New York: In a first, US scientists have found a genetic mutation that has the potential to protect humans against diabetes as well as help us live 10 years longer and happier.
A genetically and culturally isolated group of "Amish" people in Berne, Indiana, US, were found to be the sole carriers of the gene mutation.
Amish people with the mutation lived up to an average 85 years of age, significantly over 10 years longer than their predicted average lifespan of 71.
They had a 10 per cent longer telomere -- a protective cap at the end of our chromosomes that is a biological marker of ageing -- as well as significantly decreased risk of diabetes and lower fasting insulin levels, compared to those in the same family without the mutation.
"This is the only kindred on the planet that has this mutation. It's a 'private mutation'," said lead author Douglas Vaughan, a cardiologist and Professor at Northwestern University, in Evanston, Illinois, US.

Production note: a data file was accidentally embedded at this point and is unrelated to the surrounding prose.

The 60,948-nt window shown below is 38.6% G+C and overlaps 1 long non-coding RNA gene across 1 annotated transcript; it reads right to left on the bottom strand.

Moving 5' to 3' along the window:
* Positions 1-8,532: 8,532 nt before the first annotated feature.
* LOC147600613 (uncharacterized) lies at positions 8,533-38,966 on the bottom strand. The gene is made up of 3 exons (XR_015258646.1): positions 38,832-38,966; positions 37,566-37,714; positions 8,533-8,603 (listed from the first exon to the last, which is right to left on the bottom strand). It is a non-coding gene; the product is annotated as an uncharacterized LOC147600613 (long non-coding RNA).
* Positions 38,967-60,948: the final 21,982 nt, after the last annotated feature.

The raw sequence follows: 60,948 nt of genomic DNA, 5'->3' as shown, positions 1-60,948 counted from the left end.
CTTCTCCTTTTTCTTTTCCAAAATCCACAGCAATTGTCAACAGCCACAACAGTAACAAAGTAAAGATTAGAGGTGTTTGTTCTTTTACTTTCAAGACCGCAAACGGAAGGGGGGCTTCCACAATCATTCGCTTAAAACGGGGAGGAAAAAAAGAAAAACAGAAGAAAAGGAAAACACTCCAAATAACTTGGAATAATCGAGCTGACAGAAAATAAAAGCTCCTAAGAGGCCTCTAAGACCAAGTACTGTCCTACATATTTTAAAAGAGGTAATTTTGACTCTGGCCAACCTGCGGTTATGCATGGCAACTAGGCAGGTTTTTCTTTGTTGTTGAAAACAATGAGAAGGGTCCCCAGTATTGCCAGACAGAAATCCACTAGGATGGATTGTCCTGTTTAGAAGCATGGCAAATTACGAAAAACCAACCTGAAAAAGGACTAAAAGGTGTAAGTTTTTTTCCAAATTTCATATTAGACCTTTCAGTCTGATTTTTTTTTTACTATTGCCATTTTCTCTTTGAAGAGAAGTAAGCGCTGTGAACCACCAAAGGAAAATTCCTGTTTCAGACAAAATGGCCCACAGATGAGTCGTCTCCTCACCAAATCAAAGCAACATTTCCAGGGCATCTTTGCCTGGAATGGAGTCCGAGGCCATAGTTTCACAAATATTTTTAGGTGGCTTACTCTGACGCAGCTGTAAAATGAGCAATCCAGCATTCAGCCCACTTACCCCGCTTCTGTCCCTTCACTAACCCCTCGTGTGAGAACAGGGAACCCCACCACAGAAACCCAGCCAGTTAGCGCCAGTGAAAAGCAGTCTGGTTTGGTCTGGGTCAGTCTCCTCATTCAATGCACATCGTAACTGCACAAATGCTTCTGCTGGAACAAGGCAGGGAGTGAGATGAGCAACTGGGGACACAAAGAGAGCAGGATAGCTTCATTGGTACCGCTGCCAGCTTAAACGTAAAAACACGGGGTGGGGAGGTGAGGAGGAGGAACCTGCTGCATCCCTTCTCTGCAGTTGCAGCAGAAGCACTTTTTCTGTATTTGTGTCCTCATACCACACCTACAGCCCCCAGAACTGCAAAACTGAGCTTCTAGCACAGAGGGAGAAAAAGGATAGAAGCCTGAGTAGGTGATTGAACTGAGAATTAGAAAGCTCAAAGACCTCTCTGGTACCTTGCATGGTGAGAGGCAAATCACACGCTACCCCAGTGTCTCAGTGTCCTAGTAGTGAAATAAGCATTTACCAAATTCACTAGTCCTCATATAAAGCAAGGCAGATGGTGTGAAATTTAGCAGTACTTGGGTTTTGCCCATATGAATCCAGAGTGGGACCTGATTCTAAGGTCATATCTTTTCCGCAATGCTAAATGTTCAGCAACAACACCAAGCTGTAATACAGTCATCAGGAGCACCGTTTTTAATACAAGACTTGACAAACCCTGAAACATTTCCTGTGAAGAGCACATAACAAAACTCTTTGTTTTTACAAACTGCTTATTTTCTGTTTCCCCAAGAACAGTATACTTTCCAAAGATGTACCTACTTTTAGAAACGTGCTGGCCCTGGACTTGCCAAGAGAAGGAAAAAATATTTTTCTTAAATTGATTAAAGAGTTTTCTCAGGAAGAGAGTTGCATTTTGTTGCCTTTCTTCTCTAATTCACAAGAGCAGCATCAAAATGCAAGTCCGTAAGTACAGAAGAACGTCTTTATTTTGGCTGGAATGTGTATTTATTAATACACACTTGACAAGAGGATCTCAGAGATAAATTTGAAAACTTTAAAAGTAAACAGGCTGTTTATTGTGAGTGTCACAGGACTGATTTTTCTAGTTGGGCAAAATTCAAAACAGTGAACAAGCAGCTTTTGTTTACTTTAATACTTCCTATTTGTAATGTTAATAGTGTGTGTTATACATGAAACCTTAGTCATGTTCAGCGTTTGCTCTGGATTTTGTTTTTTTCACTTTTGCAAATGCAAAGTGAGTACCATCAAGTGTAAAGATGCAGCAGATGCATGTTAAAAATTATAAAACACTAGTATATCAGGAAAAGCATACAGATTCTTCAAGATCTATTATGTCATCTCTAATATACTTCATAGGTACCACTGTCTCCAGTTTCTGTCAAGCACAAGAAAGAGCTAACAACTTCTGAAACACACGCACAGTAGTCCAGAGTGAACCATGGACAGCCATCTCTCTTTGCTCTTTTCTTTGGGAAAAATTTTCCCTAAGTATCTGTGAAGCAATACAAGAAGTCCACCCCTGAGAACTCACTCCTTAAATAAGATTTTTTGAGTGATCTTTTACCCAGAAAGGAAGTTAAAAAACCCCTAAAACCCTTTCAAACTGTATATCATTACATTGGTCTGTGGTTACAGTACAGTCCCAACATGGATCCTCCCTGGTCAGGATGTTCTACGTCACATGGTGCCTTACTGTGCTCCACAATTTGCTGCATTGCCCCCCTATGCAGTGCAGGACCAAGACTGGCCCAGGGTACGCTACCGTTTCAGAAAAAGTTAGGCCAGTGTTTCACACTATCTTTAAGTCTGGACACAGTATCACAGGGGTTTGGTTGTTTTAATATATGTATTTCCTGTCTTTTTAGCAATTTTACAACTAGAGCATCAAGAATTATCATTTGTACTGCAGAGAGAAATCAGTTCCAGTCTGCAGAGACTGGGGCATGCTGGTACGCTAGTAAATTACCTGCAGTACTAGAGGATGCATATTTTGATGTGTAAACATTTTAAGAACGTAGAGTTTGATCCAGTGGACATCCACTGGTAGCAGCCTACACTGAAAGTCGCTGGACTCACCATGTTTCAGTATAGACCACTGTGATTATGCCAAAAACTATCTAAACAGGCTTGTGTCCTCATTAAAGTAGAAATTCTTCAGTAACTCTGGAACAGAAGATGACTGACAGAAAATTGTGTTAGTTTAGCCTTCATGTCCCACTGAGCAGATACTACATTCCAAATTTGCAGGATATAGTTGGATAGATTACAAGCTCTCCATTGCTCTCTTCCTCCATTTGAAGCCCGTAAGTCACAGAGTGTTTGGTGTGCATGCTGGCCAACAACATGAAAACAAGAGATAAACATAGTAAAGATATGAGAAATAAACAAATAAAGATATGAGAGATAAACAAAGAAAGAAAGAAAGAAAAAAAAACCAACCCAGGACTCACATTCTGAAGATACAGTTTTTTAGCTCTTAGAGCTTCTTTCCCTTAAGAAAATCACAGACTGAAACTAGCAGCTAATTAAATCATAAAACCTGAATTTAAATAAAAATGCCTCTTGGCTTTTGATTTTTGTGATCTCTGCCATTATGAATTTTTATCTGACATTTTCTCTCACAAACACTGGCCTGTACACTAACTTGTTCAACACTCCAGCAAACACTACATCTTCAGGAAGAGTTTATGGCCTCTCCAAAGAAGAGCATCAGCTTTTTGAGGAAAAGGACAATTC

Further, the Amish with this mutation also had an improvement in a group of cardiovascular measures -- lower blood pressure and more flexible blood vessels -- that changes with age, than those who do not have the mutation.
"The findings astonished us because of the consistency of the anti-aging benefits across multiple body systems," Vaughan said.
"For the first time, we are seeing a molecular marker of ageing (telomere length), a metabolic marker of ageing (fasting insulin levels) and a cardiovascular marker of ageing (blood pressure and blood vessel stiffness) all tracking in the same direction in that these individuals were generally protected from age-related changes."
Researchers from the Northwestern and Tohoku University in Japan are currently testing an experimental oral drug, TM5614, that mimics these effects, in human trials.
"The gene played out in them having a longer lifespan. Not only do they live longer, they live healthier. It's a desirable form of longevity. It's their 'health span'," Vaughan said.
The study, detailed in the journal Science Advances, revealed that a protein called plasminogen activator inhibitor (PAI-1) -- earlier linked to ageing in animal models -- is behind the noted benefits.
The results revealed that Amish people with the mutation had far lower levels of the protein, which also increases their vulnerability to a rare bleeding disorder.